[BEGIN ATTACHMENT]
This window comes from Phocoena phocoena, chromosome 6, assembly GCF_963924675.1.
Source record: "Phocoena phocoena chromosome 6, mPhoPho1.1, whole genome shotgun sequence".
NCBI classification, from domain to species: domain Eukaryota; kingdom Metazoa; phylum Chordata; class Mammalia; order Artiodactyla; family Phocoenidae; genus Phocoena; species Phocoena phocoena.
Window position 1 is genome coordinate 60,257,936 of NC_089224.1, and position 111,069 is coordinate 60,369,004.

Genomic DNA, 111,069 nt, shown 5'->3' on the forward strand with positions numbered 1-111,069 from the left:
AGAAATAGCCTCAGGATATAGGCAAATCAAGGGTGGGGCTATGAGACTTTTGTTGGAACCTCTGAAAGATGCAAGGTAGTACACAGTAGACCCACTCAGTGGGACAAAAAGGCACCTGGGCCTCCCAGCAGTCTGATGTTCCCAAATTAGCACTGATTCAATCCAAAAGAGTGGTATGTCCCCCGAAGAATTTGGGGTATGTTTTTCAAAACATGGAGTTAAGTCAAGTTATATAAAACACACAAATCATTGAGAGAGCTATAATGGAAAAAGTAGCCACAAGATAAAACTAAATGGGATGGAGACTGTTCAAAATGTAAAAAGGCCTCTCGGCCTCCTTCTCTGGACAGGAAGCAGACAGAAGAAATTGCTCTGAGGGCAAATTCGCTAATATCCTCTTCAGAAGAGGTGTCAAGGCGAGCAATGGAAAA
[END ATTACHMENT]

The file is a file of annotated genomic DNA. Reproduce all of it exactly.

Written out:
This window comes from Phocoena phocoena, chromosome 6, assembly GCF_963924675.1.
Source record: "Phocoena phocoena chromosome 6, mPhoPho1.1, whole genome shotgun sequence".
NCBI classification, from domain to species: domain Eukaryota; kingdom Metazoa; phylum Chordata; class Mammalia; order Artiodactyla; family Phocoenidae; genus Phocoena; species Phocoena phocoena.
Window position 1 is genome coordinate 60,257,936 of NC_089224.1, and position 111,069 is coordinate 60,369,004.

Genomic DNA, 111,069 nt, shown 5'->3' on the forward strand with positions numbered 1-111,069 from the left:
AGAAATAGCCTCAGGATATAGGCAAATCAAGGGTGGGGCTATGAGACTTTTGTTGGAACCTCTGAAAGATGCAAGGTAGTACACAGTAGACCCACTCAGTGGGACAAAAAGGCACCTGGGCCTCCCAGCAGTCTGATGTTCCCAAATTAGCACTGATTCAATCCAAAAGAGTGGTATGTCCCCCGAAGAATTTGGGGTATGTTTTTCAAAACATGGAGTTAAGTCAAGTTATATAAAACACACAAATCATTGAGAGAGCTATAATGGAAAAAGTAGCCACAAGATAAAACTAAATGGGATGGAGACTGTTCAAAATGTAAAAAGGCCTCTCGGCCTCCTTCTCTGGACAGGAAGCAGACAGAAGAAATTGCTCTGAGGGCAAATTCGCTAATATCCTCTTCAGAAGAGGTGTCAAGGCGAGCAATGGAAAA